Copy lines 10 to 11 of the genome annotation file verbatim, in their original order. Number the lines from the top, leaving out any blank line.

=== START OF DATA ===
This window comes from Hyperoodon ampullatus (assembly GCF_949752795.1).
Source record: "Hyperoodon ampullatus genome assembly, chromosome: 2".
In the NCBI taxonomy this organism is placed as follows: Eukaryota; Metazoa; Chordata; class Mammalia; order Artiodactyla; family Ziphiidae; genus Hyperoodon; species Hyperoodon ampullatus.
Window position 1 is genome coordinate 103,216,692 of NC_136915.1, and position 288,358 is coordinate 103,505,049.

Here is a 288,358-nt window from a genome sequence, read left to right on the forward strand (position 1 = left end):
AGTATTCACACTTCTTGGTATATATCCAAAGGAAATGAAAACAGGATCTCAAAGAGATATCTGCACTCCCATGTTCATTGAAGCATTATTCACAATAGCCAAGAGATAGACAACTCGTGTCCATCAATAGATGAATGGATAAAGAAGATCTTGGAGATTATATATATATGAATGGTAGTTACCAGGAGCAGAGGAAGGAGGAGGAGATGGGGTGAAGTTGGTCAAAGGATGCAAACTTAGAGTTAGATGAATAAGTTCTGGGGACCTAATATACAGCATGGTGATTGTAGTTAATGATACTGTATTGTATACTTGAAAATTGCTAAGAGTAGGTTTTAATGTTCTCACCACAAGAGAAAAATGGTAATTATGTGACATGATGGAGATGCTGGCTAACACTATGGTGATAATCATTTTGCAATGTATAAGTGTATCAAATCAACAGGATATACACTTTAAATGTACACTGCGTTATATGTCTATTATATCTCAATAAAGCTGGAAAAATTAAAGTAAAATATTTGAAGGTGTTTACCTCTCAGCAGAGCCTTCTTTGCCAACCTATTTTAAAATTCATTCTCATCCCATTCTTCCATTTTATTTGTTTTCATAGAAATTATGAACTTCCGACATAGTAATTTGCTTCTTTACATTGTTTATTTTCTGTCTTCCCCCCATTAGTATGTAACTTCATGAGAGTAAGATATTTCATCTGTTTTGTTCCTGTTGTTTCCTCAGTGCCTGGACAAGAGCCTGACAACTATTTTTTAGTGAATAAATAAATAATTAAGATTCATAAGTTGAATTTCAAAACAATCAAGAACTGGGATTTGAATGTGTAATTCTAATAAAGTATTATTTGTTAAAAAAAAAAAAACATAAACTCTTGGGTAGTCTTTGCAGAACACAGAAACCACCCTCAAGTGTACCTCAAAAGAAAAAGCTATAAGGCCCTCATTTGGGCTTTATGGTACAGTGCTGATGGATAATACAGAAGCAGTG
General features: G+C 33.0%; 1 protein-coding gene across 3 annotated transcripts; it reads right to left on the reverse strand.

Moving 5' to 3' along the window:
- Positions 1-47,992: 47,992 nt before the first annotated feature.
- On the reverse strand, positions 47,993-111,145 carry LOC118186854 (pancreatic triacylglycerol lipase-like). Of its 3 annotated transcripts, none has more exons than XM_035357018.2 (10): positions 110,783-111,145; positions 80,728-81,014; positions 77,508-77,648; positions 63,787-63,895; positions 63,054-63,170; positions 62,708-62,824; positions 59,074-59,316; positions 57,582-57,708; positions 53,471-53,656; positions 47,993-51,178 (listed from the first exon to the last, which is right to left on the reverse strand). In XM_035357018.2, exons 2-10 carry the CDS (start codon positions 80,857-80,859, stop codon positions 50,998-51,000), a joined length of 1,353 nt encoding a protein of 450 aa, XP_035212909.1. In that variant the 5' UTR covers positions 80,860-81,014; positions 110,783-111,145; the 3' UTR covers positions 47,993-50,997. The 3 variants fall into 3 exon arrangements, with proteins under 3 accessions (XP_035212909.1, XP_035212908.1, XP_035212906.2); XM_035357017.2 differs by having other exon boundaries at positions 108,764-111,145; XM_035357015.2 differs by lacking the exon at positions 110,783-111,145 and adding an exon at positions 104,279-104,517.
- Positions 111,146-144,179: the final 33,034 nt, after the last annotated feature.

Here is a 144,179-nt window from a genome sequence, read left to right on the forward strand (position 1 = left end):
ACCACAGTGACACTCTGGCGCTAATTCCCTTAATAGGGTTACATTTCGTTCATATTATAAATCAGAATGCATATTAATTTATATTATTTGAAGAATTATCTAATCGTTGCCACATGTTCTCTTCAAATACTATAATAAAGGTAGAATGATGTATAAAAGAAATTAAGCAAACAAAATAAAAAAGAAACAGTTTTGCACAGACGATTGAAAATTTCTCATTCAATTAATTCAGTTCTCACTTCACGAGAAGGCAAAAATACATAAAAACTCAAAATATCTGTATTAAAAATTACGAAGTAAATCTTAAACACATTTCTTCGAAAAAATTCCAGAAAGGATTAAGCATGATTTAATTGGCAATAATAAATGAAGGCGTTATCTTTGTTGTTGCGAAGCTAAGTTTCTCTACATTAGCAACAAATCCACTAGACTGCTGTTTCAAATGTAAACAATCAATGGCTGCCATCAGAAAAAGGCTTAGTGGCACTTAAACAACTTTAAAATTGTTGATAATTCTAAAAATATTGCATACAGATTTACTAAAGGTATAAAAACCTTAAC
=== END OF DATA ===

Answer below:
- On the reverse strand, positions 47,993-111,145 carry LOC118186854 (pancreatic triacylglycerol lipase-like). Of its 3 annotated transcripts, none has more exons than XM_035357018.2 (10): positions 110,783-111,145; positions 80,728-81,014; positions 77,508-77,648; positions 63,787-63,895; positions 63,054-63,170; positions 62,708-62,824; positions 59,074-59,316; positions 57,582-57,708; positions 53,471-53,656; positions 47,993-51,178 (listed from the first exon to the last, which is right to left on the reverse strand). In XM_035357018.2, exons 2-10 carry the CDS (start codon positions 80,857-80,859, stop codon positions 50,998-51,000), a joined length of 1,353 nt encoding a protein of 450 aa, XP_035212909.1. In that variant the 5' UTR covers positions 80,860-81,014; positions 110,783-111,145; the 3' UTR covers positions 47,993-50,997. The 3 variants fall into 3 exon arrangements, with proteins under 3 accessions (XP_035212909.1, XP_035212908.1, XP_035212906.2); XM_035357017.2 differs by having other exon boundaries at positions 108,764-111,145; XM_035357015.2 differs by lacking the exon at positions 110,783-111,145 and adding an exon at positions 104,279-104,517.
- Positions 111,146-144,179: the final 33,034 nt, after the last annotated feature.